A teen malcontent yearns for another time in Sébastien Pilote's superb The Fireflies Are Gone

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      Starring Karelle Tremblay. In French, with English subtitles. Rating unavailable

      “Hey, Back to the Future,” someone yells at a hirsute fellow at the start of The Fireflies Are Gone. “What’s life like in 1985?” It’s meant as an insult, already ironic since it happens in a ’50s-style diner where teens still hang out. But everything in this unusually fresh coming-of-age dramedy from Quebec is soaked with nostalgia—in this case, major longing for a time before some of its characters were born.

      High-schooler Léonie, who has just turned 18, is pissed about almost everything relating to the present. Played with unfussy force by Karelle Tremblay (who’s actually 23, and will remind more than a few viewers of Ellen Page in Juno), our bratty teen, aswim in oversized sweatshirts and bad attitude, is chilly with her mom (Marie-France Marcotte) and downright vicious with her stepdad (François Papineau), an oily right-wing radio star. She has enough reason to loathe his reactionary smarm on the face of it, but it turns out he also had something to do with the downfall of her real father (Luc Picard), a union head who failed to keep alive a paper mill once central to the life of Chicoutimi, a working-class town north of Quebec City.

      With no real plans afoot—“The future lasts a long time,” she says with a shrug—Léo takes a job caretaking at a local baseball field. It actually suits her level of disinterest perfectly, and leaves her time to dabble in other things, like guitar lessons. These come courtesy of Steve, played by the excellent Pierre-Luc Brillant, who played one of the bullying older brothers in C.R.A.Z.Y. and provides some impressive guitar music here. Also the subject of that cinematic jibe at the start, Steve is pushing 40 and still lives in his mom’s basement. He is oddly content, however.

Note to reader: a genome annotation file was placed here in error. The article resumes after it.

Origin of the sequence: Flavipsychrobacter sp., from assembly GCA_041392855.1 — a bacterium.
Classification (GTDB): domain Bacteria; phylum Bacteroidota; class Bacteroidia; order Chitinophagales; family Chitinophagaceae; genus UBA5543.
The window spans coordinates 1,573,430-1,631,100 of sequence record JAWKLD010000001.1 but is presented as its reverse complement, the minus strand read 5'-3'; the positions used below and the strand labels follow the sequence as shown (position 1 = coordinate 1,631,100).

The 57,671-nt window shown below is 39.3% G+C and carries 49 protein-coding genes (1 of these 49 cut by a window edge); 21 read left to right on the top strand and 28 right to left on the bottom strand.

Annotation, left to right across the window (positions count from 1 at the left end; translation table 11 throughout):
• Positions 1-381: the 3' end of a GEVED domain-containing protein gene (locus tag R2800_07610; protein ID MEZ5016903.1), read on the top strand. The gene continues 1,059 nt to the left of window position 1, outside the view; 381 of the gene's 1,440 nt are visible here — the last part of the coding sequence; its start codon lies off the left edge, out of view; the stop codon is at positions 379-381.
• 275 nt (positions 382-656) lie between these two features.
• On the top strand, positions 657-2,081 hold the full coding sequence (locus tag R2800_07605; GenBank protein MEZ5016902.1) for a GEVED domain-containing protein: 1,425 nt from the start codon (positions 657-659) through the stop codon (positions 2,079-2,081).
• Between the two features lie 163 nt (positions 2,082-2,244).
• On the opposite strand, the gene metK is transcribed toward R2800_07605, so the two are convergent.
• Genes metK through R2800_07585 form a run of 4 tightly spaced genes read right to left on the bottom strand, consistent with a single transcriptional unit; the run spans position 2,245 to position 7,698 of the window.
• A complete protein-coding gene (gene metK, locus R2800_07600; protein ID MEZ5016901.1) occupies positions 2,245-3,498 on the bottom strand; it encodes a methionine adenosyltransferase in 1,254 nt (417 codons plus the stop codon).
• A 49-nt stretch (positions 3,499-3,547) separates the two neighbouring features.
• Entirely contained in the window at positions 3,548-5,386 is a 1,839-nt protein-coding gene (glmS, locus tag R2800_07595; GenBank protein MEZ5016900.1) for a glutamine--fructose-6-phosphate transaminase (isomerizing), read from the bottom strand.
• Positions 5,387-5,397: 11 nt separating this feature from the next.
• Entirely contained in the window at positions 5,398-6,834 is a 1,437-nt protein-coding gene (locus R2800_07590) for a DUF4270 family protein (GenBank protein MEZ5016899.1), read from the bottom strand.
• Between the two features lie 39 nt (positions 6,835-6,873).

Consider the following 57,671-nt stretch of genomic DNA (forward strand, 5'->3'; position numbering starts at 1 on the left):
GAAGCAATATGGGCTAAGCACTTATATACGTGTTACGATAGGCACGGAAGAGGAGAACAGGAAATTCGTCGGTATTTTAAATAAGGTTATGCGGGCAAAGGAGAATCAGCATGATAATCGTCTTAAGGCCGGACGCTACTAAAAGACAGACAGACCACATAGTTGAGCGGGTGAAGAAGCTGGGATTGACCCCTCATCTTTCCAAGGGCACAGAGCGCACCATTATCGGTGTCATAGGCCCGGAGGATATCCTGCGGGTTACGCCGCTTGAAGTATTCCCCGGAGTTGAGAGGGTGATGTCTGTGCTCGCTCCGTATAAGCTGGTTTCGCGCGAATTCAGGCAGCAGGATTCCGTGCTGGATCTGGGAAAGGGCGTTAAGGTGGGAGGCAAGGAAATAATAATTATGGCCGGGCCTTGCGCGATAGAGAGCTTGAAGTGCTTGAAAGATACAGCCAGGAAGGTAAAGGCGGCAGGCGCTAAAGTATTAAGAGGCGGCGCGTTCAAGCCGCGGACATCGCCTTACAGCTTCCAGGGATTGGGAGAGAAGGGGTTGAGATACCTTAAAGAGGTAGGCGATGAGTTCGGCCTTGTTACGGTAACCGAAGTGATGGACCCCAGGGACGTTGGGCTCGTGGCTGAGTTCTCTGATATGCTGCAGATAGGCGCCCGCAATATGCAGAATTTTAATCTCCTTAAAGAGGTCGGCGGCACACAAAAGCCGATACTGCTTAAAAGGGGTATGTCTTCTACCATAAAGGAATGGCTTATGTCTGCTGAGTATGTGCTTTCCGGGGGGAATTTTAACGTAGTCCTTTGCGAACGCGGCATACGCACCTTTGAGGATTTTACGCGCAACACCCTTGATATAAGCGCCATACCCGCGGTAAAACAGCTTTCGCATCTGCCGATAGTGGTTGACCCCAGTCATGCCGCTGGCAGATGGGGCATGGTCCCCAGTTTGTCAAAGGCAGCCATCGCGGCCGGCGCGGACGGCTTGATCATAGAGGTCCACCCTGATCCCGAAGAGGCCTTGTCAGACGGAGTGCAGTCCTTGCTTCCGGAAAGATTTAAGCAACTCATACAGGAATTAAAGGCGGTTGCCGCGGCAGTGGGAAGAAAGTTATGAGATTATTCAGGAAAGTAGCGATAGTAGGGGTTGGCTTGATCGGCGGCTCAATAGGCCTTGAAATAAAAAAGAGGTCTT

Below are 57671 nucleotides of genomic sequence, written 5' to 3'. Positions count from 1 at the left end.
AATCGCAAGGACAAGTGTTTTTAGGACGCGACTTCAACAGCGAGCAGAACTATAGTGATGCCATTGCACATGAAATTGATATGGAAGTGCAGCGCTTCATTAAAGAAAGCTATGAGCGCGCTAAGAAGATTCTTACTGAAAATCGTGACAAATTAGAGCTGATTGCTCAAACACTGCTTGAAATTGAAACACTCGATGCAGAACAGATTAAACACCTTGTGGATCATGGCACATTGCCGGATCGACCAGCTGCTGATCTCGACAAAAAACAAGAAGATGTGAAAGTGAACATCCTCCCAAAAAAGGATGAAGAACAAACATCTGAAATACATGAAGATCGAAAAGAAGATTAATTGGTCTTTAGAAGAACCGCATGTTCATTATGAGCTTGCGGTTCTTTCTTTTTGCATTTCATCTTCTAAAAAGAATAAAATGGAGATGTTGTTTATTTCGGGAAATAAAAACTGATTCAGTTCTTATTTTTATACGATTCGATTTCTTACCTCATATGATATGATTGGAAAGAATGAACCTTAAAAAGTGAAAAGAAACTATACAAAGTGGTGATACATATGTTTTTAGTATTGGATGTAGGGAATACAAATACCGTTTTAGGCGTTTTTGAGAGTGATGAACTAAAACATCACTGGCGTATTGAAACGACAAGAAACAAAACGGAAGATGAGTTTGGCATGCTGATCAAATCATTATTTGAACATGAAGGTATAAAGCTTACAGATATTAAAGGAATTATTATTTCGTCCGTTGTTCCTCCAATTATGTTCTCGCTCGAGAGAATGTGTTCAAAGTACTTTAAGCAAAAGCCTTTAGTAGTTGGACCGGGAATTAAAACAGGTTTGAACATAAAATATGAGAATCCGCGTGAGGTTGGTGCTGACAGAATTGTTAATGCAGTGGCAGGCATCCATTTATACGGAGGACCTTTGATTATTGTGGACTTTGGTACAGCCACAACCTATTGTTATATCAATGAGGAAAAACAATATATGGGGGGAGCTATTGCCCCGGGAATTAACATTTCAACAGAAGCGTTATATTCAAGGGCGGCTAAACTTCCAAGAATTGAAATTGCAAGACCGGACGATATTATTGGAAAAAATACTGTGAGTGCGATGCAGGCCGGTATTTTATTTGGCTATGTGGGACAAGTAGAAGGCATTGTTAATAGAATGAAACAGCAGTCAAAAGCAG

Writer-director Sébastien Pilote, who specializes in tales of disappearing old Quebec, is not interested in exploring an age-inappropriate romance here, and neither are the principals. Instead, it’s a beautifully shot and edited character study that captures some of the most elusive feelings that accompany the transition to adulthood. The fireflies of the title represent the changing environment of outer and inner worlds, and they lead to one of the most perfect movie endings of the year. Don’t miss it.